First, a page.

Would leave State Senate two years early if elected
By Allen D. Payton
In an email sent out, today, Wednesday, Feb. 16, 2022, State Senator Steve Glazer (D-Orinda), who represents the 7th District which includes most of Contra Costa County, said he’s considering running for California State Controller and asked his supporters for their input. Incumbent Betty Yee is termed out after serving eight years in the position so, Glazer would be running for the open seat.
According to the office’s website, the controller is the chief fiscal officer of the state and is responsible for accountability and disbursement of the state’s financial resources…safeguards many types of property until claimed by the rightful owners, independently audits government agencies that spend state funds, and administers the payroll system for state government employees and California State University employees. The Controller is a member of numerous financing authorities, and fiscal and financial oversight entities including the Franchise Tax Board and Board of Equalization.”
If elected Glazer would step down from his seat two years early, creating a vacancy that would be filled by a special election.
When reached for comment, Glazer said he has to decide by March 11, which is the usual end of the candidate filing period. However, according to the California Secretary of State’s Primary Election Calendar (see page 6-10) filing is extended five more days until March 16 when the incumbent cannot or does not file to run for re-election. Asked what would be the determining factor in his decision he said, “hearing from people like you.”
In his message, Glazer wrote:
“I want to share some exciting news with you: I am pondering what could be a big step in my career in public service.
I have been deeply reflecting on my seven years in the Senate, the many policy and fiscal challenges facing our state, and my energy and passion for public service. I don’t make decisions quickly and I do try to take a 360 degree view of any serious matter.
It has been a hard two years under Covid for my work and my family, and I’m sure it has been for you as well. Life is precious, and I often reflect on how I am spending my time. My father died at age 55, so as I have aged, I have continuously felt the time clock ticking. This has helped me live with a no-regrets approach to so many things. Do your best, be nice to everyone, enjoy every day.
So here is my self-assessment: I like my job in the Senate, but I could be working in a school, a non-profit or even local government again and still feel that public service is immensely fulfilling and important. Titles don’t matter so much. It is doing valuable work that is important. So I have a strong desire to remain in public service.
A big reason I ended up running for a legislative office was in rebellion against the status quo of politics. I saw first-hand the rivers of power politics flowing through the Capitol canals. It’s a cliché to simply say that the people’s voices were being drowned out. I would just say that good people are involved on all sides, but most are frozen in fear that the ‘right’ decision would cost them politically. I ran not just to cast a thoughtful vote on the issues of the day. It was to try to set an example as someone willing to do what they think is best and not worry so much about perceived power from interest groups or party bosses.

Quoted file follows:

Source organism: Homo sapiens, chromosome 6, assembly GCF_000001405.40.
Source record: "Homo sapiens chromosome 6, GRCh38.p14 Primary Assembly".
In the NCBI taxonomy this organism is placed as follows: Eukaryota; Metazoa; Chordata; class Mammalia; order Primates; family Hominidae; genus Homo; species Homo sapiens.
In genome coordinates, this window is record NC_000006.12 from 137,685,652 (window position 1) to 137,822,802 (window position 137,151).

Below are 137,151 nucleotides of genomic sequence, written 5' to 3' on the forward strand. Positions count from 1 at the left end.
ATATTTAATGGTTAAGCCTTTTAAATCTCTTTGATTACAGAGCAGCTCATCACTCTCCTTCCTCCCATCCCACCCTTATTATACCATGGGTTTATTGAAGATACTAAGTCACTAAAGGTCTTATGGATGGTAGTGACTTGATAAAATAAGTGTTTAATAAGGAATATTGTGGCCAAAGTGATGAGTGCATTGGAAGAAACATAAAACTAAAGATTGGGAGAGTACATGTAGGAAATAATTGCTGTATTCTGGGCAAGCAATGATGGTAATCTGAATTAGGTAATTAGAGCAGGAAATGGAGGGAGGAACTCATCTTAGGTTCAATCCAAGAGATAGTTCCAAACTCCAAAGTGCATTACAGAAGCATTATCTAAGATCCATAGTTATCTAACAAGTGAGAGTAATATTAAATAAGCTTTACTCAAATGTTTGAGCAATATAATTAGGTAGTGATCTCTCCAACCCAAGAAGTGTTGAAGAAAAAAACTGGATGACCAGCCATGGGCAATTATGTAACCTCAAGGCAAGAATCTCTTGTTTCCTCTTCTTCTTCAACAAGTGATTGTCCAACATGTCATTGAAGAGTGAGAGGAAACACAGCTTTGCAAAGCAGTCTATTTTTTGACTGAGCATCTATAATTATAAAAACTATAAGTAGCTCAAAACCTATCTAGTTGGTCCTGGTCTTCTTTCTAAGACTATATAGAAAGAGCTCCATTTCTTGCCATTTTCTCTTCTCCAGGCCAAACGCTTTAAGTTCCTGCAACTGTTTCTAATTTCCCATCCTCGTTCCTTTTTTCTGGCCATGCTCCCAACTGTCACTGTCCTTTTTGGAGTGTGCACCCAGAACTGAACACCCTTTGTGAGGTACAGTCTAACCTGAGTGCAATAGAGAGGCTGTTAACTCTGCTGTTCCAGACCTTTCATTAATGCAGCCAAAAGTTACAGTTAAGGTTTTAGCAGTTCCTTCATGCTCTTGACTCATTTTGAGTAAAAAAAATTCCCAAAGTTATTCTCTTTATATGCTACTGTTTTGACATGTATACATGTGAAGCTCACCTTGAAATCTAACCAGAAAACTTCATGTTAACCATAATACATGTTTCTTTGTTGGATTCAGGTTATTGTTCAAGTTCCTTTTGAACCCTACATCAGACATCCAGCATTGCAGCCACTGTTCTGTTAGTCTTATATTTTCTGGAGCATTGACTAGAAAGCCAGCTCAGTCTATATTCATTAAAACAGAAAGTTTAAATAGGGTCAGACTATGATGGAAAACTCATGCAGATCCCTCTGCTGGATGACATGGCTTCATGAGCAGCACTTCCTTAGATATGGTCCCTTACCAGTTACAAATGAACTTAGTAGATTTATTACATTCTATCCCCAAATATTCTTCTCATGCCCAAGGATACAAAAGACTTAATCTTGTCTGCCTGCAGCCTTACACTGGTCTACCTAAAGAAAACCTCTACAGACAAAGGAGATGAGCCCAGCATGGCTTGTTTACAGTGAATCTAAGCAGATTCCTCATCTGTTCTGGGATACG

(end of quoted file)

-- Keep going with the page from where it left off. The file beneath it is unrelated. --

As you know, I get politically labelled in simplistic ways. People are always looking for shorthand descriptions and analysis, so it is not a surprise to be framed as this or that. Suffice it to say I am not a conformist. The status quo of politics is breaking down and people wonder why I am not conforming. Hello!
To cut to the chase, there is a state constitutional office of Controller where the incumbent is termed out. There is meaning to the word constitutional. It is an independent office elected by the entire state, and the responsibilities of the office — overseeing all taxes and revenues — are intended to be independent of party power. Besides sitting as a voting member of numerous tax, pension and land authorities, the Controller has independent power to audit the use and effectiveness of your tax dollars by every public agency in our state. Spending on schools, the homeless, fire prevention, drought, public safety, pensions, mental health, and safety net programs are all subject to review by the Controller. Knowing me as so many of you do, you can see my interest in this position.
Asking hard questions and instigating oversight has been a part of all my public service work. For ten years, I was on the audit committee of my city. I served for four years on the audit committee of the Board of Trustees of the 23-campus California State University. I presently serve on the Joint Legislative Audit Committee. Part of the reason that members of my own party are uncomfortable with me is because I see the spending of every tax dollar as critically important not just in delivering the best services for the money but because the wise stewardship of our tax dollars is the foundation upon which we built public trust. Underscoring all of that is the willingness to have the independent backbone to speak truth to power.
So I am taking the next few weeks to delve deeper into the job, the dynamics of a short campaign (June primary), and feedback from friends and supporters.
My current Senate term runs until 2024. Should I run for this job, I will encounter the same vitriol that is emblematic of our current state of politics. But it is an opportunity to potentially pursue a job of bigger scope, responsibility and impact. What do you think?
Your support is why I have the privilege of serving as your state Senator. Many thanks for this honor of a lifetime.
Constituents can let Glazer know what they think of his plans at email@example.com.